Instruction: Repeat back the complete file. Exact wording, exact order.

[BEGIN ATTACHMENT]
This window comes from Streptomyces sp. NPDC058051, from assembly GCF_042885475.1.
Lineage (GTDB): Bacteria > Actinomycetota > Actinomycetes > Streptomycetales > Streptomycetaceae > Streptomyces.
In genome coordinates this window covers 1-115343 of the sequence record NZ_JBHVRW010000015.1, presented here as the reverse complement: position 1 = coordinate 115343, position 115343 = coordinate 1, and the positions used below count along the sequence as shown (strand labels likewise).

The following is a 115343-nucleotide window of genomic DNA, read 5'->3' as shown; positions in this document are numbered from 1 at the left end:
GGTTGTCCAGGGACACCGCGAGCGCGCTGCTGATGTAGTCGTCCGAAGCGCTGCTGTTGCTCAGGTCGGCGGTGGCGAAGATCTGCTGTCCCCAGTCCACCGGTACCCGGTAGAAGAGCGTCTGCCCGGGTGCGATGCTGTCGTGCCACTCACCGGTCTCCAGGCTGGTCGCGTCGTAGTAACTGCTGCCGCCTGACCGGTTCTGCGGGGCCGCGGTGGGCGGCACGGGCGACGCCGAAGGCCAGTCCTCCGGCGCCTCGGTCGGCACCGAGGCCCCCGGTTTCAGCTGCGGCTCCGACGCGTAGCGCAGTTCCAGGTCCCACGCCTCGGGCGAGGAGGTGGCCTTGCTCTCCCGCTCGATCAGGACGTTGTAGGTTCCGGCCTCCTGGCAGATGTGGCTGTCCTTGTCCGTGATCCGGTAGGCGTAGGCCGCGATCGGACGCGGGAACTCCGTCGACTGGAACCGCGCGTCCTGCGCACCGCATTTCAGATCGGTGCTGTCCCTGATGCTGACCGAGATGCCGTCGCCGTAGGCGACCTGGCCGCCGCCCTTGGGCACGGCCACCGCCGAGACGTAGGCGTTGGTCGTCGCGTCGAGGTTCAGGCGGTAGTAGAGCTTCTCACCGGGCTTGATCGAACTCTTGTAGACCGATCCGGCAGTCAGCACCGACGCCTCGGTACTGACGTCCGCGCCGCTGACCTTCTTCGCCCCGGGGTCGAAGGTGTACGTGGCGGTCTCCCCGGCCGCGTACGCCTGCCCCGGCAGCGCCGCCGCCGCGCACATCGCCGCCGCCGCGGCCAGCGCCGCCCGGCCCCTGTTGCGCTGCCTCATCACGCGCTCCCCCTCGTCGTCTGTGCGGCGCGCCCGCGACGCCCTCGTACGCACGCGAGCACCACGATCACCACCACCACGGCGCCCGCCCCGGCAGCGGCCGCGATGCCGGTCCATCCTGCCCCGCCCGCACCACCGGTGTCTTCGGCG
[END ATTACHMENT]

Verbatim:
This window comes from Streptomyces sp. NPDC058051, from assembly GCF_042885475.1.
Lineage (GTDB): Bacteria > Actinomycetota > Actinomycetes > Streptomycetales > Streptomycetaceae > Streptomyces.
In genome coordinates this window covers 1-115343 of the sequence record NZ_JBHVRW010000015.1, presented here as the reverse complement: position 1 = coordinate 115343, position 115343 = coordinate 1, and the positions used below count along the sequence as shown (strand labels likewise).

The following is a 115343-nucleotide window of genomic DNA, read 5'->3' as shown; positions in this document are numbered from 1 at the left end:
GGTTGTCCAGGGACACCGCGAGCGCGCTGCTGATGTAGTCGTCCGAAGCGCTGCTGTTGCTCAGGTCGGCGGTGGCGAAGATCTGCTGTCCCCAGTCCACCGGTACCCGGTAGAAGAGCGTCTGCCCGGGTGCGATGCTGTCGTGCCACTCACCGGTCTCCAGGCTGGTCGCGTCGTAGTAACTGCTGCCGCCTGACCGGTTCTGCGGGGCCGCGGTGGGCGGCACGGGCGACGCCGAAGGCCAGTCCTCCGGCGCCTCGGTCGGCACCGAGGCCCCCGGTTTCAGCTGCGGCTCCGACGCGTAGCGCAGTTCCAGGTCCCACGCCTCGGGCGAGGAGGTGGCCTTGCTCTCCCGCTCGATCAGGACGTTGTAGGTTCCGGCCTCCTGGCAGATGTGGCTGTCCTTGTCCGTGATCCGGTAGGCGTAGGCCGCGATCGGACGCGGGAACTCCGTCGACTGGAACCGCGCGTCCTGCGCACCGCATTTCAGATCGGTGCTGTCCCTGATGCTGACCGAGATGCCGTCGCCGTAGGCGACCTGGCCGCCGCCCTTGGGCACGGCCACCGCCGAGACGTAGGCGTTGGTCGTCGCGTCGAGGTTCAGGCGGTAGTAGAGCTTCTCACCGGGCTTGATCGAACTCTTGTAGACCGATCCGGCAGTCAGCACCGACGCCTCGGTACTGACGTCCGCGCCGCTGACCTTCTTCGCCCCGGGGTCGAAGGTGTACGTGGCGGTCTCCCCGGCCGCGTACGCCTGCCCCGGCAGCGCCGCCGCCGCGCACATCGCCGCCGCCGCGGCCAGCGCCGCCCGGCCCCTGTTGCGCTGCCTCATCACGCGCTCCCCCTCGTCGTCTGTGCGGCGCGCCCGCGACGCCCTCGTACGCACGCGAGCACCACGATCACCACCACCACGGCGCCCGCCCCGGCAGCGGCCGCGATGCCGGTCCATCCTGCCCCGCCCGCACCACCGGTGTCTTCGGCG